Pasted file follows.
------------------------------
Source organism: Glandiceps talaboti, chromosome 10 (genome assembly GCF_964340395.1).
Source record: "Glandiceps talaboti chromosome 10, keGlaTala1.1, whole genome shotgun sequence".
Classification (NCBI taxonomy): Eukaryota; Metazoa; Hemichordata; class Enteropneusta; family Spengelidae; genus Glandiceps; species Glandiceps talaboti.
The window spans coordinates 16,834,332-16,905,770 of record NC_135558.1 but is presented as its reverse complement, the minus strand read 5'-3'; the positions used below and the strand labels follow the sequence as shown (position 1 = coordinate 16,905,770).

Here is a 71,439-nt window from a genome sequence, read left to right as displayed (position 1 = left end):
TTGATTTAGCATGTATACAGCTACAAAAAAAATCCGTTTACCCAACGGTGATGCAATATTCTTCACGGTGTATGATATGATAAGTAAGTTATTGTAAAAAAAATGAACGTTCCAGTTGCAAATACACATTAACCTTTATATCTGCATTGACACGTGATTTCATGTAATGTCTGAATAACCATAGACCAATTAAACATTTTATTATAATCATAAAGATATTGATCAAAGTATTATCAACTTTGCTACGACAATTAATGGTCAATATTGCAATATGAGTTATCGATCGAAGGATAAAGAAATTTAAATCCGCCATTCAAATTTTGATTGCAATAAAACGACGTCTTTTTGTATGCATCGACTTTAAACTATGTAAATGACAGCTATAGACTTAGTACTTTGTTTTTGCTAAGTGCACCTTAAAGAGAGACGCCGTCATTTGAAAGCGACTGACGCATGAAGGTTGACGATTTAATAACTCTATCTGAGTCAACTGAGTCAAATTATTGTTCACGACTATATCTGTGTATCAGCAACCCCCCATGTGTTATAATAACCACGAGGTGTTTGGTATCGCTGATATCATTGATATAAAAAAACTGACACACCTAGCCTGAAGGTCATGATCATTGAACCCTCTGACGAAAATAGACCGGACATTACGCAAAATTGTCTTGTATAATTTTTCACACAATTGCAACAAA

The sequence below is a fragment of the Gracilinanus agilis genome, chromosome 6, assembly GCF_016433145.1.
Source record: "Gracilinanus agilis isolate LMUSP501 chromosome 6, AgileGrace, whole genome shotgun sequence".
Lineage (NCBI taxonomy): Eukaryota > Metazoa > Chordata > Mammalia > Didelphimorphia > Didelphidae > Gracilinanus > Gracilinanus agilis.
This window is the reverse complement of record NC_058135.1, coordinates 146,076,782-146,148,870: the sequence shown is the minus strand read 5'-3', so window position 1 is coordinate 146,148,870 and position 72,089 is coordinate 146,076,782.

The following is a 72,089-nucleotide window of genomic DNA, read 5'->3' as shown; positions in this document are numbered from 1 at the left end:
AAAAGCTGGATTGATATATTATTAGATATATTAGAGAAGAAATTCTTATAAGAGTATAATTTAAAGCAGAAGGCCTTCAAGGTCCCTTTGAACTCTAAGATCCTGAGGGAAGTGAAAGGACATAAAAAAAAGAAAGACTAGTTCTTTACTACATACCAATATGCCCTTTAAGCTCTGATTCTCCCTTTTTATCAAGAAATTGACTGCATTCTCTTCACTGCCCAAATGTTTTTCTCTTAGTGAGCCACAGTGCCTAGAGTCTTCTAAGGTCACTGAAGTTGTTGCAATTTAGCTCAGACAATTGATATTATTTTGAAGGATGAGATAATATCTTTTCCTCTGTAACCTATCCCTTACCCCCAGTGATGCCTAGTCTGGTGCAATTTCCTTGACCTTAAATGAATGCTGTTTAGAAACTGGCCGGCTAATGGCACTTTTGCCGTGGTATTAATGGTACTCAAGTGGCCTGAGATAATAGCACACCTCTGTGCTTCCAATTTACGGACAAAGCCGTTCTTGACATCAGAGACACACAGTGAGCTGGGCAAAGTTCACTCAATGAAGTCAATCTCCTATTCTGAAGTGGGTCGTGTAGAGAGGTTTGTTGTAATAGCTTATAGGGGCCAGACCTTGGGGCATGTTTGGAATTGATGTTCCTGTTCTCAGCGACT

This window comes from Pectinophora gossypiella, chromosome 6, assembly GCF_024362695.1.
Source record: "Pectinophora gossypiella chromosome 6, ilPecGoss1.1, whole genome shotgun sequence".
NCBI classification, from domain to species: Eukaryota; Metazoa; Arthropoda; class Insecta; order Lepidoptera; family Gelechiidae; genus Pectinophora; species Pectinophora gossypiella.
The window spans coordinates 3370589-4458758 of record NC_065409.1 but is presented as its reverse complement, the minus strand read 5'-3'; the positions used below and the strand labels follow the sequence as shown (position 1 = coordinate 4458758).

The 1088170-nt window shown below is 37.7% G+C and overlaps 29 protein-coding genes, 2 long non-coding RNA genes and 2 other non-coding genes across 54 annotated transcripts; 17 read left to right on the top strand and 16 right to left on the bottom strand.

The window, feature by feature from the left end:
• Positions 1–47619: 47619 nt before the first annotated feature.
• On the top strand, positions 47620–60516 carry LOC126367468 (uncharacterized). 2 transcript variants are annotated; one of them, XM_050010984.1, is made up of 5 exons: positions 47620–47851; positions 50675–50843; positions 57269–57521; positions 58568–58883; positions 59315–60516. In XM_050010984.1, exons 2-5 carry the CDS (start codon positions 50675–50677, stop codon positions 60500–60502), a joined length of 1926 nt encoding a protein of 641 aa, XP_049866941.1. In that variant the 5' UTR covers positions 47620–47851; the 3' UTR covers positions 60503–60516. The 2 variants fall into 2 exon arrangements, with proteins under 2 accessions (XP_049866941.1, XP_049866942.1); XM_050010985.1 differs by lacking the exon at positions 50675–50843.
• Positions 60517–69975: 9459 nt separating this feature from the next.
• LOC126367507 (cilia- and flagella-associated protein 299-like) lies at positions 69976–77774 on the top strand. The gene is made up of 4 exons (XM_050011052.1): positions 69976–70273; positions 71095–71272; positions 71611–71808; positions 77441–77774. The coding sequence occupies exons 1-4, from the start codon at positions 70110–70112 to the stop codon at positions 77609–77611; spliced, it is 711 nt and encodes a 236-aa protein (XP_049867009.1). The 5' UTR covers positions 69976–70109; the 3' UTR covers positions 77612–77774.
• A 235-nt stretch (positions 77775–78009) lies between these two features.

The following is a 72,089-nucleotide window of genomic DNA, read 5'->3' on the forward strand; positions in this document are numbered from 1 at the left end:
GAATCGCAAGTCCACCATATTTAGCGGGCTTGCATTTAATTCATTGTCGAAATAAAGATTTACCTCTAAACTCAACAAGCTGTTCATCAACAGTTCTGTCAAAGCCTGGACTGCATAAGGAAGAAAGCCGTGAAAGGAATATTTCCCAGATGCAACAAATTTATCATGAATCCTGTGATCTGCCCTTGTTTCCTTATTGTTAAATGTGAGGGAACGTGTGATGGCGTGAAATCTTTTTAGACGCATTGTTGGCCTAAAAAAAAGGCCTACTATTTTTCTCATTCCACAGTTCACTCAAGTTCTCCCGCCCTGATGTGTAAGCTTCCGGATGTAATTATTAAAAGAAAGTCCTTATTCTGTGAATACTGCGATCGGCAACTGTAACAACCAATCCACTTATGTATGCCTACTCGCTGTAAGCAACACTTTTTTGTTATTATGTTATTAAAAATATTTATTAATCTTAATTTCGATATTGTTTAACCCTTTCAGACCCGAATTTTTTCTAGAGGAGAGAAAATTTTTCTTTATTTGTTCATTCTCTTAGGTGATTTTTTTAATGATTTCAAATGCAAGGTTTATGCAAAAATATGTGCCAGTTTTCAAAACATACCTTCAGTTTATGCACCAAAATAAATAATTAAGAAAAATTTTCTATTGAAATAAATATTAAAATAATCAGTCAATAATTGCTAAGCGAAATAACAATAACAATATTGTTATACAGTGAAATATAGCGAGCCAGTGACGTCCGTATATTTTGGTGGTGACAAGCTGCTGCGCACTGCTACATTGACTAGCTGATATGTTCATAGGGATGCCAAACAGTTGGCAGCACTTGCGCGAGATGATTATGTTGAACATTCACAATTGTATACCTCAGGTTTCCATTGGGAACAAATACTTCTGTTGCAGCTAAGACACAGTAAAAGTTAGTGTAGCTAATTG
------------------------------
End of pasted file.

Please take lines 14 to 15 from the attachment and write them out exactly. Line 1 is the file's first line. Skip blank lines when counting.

Source record: "Pectinophora gossypiella chromosome 6, ilPecGoss1.1, whole genome shotgun sequence".
NCBI classification, from domain to species: Eukaryota; Metazoa; Arthropoda; class Insecta; order Lepidoptera; family Gelechiidae; genus Pectinophora; species Pectinophora gossypiella.